Perform a Reality Check

It makes a lot of sense to read books, listen to (smart) people and try new things. However, it does pay off to be a little bit sceptical before embracing something new too deeply. Just the fact that somebody seems or sounds trustworthy or has written a book does not necessarily mean that they are experts in the field. Nor does it mean that they have your best interests in mind when giving you advice on making a profound change in your life. It is always up to you to do the reality check before you start believing something extraordinary. Most medical experts agree that mr. Jobs would still be among us had he not tried to cure his cancer with eating raw food, but used some more conventional methods.

A little bit less extreme example is a guy I know. He read some book called 80-10-10 diet and now he is eating only bananas for three weeks in an attempt to “detoxify” his body. So there is a book that suggest to eat bananas to detoxify; at the same time there are hundreds of scientific articles which demonstrate that eating mainly high glycemic-index food (which bananas are) is a proven way to induce diabetes and some other diseases on oneself. So does the book overrule those articles (and all the other sources recommending a balanced diet) just because you read it more recently?!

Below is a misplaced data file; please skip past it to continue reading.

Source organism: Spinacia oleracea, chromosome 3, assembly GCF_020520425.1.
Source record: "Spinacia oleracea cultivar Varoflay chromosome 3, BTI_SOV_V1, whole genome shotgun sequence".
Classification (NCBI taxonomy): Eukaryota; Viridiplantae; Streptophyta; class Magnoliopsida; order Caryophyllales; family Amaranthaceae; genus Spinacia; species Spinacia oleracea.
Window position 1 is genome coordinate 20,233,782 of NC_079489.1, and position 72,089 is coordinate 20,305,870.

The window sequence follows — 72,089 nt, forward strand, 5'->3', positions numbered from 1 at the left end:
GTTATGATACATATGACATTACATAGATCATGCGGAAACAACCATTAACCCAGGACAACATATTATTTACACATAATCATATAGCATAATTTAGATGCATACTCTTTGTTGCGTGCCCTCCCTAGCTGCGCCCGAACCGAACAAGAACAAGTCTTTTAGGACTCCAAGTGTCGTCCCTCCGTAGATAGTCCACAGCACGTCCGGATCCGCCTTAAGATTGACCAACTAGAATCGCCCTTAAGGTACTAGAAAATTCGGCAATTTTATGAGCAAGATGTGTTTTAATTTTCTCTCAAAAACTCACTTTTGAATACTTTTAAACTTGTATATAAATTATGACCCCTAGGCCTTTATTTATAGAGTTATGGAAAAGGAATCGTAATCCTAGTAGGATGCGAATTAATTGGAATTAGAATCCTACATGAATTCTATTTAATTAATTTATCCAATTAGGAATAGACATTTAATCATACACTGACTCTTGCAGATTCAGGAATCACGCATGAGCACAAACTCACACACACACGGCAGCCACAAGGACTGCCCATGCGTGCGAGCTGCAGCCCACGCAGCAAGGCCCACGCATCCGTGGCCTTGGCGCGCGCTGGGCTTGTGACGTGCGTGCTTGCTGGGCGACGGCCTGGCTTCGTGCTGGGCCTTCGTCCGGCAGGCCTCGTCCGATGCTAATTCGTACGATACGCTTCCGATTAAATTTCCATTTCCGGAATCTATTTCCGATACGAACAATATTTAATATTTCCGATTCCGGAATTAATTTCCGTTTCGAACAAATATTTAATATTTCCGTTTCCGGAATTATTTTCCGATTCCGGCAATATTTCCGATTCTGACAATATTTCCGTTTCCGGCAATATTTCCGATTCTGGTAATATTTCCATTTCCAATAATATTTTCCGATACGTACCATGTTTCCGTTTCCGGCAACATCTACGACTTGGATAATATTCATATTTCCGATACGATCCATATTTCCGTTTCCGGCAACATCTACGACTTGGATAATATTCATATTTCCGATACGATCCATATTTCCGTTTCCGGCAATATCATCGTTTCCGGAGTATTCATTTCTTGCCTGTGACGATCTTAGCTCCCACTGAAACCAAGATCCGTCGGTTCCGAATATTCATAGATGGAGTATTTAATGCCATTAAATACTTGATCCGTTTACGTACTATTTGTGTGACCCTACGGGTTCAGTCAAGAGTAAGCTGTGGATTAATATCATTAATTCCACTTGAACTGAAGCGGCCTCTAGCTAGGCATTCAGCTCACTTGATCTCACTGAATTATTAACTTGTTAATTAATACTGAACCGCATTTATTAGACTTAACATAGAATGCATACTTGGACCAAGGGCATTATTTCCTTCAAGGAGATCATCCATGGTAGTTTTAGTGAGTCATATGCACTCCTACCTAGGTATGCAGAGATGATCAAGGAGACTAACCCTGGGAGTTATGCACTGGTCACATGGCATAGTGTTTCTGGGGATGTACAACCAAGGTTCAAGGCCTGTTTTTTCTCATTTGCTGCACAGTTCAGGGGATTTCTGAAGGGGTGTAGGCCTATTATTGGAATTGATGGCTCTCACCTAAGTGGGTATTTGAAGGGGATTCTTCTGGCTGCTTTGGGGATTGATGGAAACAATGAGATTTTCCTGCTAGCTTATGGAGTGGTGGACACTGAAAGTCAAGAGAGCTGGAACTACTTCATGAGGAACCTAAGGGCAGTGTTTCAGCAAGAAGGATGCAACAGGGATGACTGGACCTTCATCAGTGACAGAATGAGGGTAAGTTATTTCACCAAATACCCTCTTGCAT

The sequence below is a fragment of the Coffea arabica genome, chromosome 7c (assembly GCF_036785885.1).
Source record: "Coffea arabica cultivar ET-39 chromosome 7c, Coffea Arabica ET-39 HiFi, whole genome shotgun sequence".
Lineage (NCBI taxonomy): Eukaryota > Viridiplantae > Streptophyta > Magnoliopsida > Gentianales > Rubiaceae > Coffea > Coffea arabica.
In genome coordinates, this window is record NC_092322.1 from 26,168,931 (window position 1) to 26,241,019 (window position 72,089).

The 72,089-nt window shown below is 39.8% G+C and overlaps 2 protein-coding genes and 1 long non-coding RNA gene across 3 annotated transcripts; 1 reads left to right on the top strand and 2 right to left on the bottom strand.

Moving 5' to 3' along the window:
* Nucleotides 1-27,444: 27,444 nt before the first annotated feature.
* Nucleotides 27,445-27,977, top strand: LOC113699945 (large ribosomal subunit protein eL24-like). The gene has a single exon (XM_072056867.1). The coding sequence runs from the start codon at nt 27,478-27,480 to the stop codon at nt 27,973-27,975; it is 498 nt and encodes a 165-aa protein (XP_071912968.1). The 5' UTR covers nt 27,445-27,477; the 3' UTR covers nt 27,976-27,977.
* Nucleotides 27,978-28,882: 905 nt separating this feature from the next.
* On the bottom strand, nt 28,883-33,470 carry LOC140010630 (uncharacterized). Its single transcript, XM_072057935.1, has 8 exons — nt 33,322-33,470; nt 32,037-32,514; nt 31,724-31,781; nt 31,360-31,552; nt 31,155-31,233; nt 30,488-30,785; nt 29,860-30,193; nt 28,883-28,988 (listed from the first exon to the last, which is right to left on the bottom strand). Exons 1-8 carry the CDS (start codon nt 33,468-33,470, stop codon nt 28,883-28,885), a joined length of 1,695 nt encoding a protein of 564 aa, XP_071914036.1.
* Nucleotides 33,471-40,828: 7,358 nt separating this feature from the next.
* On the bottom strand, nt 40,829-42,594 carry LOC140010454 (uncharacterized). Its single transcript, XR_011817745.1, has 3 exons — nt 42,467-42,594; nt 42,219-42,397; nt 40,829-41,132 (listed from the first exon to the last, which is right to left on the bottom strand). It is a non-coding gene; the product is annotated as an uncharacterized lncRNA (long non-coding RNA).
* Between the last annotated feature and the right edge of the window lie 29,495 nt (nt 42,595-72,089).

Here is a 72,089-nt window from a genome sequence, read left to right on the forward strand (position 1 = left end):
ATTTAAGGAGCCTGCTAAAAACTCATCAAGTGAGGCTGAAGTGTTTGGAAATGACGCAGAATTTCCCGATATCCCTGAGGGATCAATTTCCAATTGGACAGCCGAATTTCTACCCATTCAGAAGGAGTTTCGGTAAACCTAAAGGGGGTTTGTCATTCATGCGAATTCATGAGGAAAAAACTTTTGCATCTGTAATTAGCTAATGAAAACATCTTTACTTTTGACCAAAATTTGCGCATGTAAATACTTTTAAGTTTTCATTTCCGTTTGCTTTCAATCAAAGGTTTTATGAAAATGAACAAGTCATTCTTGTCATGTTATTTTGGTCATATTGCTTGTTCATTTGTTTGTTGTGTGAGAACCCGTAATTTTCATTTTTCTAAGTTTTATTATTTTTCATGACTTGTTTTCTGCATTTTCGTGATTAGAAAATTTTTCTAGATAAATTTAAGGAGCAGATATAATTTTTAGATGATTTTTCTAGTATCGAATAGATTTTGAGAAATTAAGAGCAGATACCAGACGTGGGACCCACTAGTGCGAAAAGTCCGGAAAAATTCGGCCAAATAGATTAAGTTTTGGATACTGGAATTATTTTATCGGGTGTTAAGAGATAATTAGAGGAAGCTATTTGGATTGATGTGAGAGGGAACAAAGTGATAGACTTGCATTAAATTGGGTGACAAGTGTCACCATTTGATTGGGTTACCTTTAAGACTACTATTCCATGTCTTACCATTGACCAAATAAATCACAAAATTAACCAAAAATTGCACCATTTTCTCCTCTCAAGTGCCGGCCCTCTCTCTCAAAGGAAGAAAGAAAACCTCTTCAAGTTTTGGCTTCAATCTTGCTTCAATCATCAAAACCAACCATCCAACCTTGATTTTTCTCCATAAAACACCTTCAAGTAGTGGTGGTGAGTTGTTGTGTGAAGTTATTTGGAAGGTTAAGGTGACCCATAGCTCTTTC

In the last issue of The Economist there is an article about the growing number of parents who refuse to have their newborn children vaccinated against diseases such as measles, polio, tetanus, diphtheria and others. There was a paper published by a British doctor in 1998 which claimed that vaccines cause autism. Athough the paper has since been entirely discredited and the doctor censored, the rumor lives on. The new generation of parents have not seen anybody die from measles, polio or diphteria (thanks to vaccines, obviously) and some of them have decided to believe the rumor based on one odd (and false) paper. Unfortunately, some of them will learn to be sceptical the hard way.

I could make lot of examples here, but I stop for now. The idea is simple: whenever confronted with some new and “revolutionary” theory or idea, give yourself the opportunity of doubt. Not only will you save yourself the disgusting three weeks of eating only bananas, but you will make better decisions for the long run, too.


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